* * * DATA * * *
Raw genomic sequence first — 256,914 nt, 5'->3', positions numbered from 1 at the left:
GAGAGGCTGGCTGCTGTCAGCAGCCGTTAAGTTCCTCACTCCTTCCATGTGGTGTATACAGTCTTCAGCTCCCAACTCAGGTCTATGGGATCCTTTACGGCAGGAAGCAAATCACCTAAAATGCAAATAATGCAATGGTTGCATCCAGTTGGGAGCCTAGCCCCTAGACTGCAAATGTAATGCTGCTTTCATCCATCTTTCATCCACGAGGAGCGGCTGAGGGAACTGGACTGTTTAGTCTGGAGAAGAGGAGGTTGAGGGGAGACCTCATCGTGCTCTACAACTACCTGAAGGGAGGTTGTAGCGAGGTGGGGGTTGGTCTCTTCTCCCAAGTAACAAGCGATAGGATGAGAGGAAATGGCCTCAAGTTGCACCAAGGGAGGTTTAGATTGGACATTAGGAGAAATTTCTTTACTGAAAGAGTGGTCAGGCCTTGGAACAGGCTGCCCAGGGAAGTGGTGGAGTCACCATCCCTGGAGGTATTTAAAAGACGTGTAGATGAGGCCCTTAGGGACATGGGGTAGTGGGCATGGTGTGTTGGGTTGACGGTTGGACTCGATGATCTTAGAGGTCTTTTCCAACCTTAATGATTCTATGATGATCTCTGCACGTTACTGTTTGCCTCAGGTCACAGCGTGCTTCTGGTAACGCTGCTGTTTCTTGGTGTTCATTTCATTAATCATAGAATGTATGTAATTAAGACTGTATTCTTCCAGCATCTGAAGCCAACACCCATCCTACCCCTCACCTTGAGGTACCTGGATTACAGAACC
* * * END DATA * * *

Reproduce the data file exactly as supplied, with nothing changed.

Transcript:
Raw genomic sequence first — 256,914 nt, 5'->3', positions numbered from 1 at the left:
GAGAGGCTGGCTGCTGTCAGCAGCCGTTAAGTTCCTCACTCCTTCCATGTGGTGTATACAGTCTTCAGCTCCCAACTCAGGTCTATGGGATCCTTTACGGCAGGAAGCAAATCACCTAAAATGCAAATAATGCAATGGTTGCATCCAGTTGGGAGCCTAGCCCCTAGACTGCAAATGTAATGCTGCTTTCATCCATCTTTCATCCACGAGGAGCGGCTGAGGGAACTGGACTGTTTAGTCTGGAGAAGAGGAGGTTGAGGGGAGACCTCATCGTGCTCTACAACTACCTGAAGGGAGGTTGTAGCGAGGTGGGGGTTGGTCTCTTCTCCCAAGTAACAAGCGATAGGATGAGAGGAAATGGCCTCAAGTTGCACCAAGGGAGGTTTAGATTGGACATTAGGAGAAATTTCTTTACTGAAAGAGTGGTCAGGCCTTGGAACAGGCTGCCCAGGGAAGTGGTGGAGTCACCATCCCTGGAGGTATTTAAAAGACGTGTAGATGAGGCCCTTAGGGACATGGGGTAGTGGGCATGGTGTGTTGGGTTGACGGTTGGACTCGATGATCTTAGAGGTCTTTTCCAACCTTAATGATTCTATGATGATCTCTGCACGTTACTGTTTGCCTCAGGTCACAGCGTGCTTCTGGTAACGCTGCTGTTTCTTGGTGTTCATTTCATTAATCATAGAATGTATGTAATTAAGACTGTATTCTTCCAGCATCTGAAGCCAACACCCATCCTACCCCTCACCTTGAGGTACCTGGATTACAGAACC